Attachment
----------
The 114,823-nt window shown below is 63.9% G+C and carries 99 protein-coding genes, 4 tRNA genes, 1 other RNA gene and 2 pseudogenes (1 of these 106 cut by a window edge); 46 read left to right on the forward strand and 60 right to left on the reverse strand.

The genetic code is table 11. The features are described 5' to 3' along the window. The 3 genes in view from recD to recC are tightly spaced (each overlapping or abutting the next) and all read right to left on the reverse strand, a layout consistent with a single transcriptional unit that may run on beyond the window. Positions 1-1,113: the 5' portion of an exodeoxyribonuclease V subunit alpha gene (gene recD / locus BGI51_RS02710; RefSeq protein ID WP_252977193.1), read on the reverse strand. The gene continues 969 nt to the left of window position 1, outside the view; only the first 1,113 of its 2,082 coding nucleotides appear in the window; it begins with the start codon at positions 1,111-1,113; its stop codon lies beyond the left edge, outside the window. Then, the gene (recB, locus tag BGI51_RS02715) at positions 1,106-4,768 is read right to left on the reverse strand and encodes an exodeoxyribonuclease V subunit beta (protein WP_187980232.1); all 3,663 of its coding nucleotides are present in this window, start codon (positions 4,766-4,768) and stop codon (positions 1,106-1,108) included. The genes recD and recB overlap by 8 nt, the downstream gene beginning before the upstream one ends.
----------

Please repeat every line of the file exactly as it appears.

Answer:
The 114,823-nt window shown below is 63.9% G+C and carries 99 protein-coding genes, 4 tRNA genes, 1 other RNA gene and 2 pseudogenes (1 of these 106 cut by a window edge); 46 read left to right on the forward strand and 60 right to left on the reverse strand.

The genetic code is table 11. The features are described 5' to 3' along the window. The 3 genes in view from recD to recC are tightly spaced (each overlapping or abutting the next) and all read right to left on the reverse strand, a layout consistent with a single transcriptional unit that may run on beyond the window. Positions 1-1,113: the 5' portion of an exodeoxyribonuclease V subunit alpha gene (gene recD / locus BGI51_RS02710; RefSeq protein ID WP_252977193.1), read on the reverse strand. The gene continues 969 nt to the left of window position 1, outside the view; only the first 1,113 of its 2,082 coding nucleotides appear in the window; it begins with the start codon at positions 1,111-1,113; its stop codon lies beyond the left edge, outside the window. Then, the gene (recB, locus tag BGI51_RS02715) at positions 1,106-4,768 is read right to left on the reverse strand and encodes an exodeoxyribonuclease V subunit beta (protein WP_187980232.1); all 3,663 of its coding nucleotides are present in this window, start codon (positions 4,766-4,768) and stop codon (positions 1,106-1,108) included. The genes recD and recB overlap by 8 nt, the downstream gene beginning before the upstream one ends.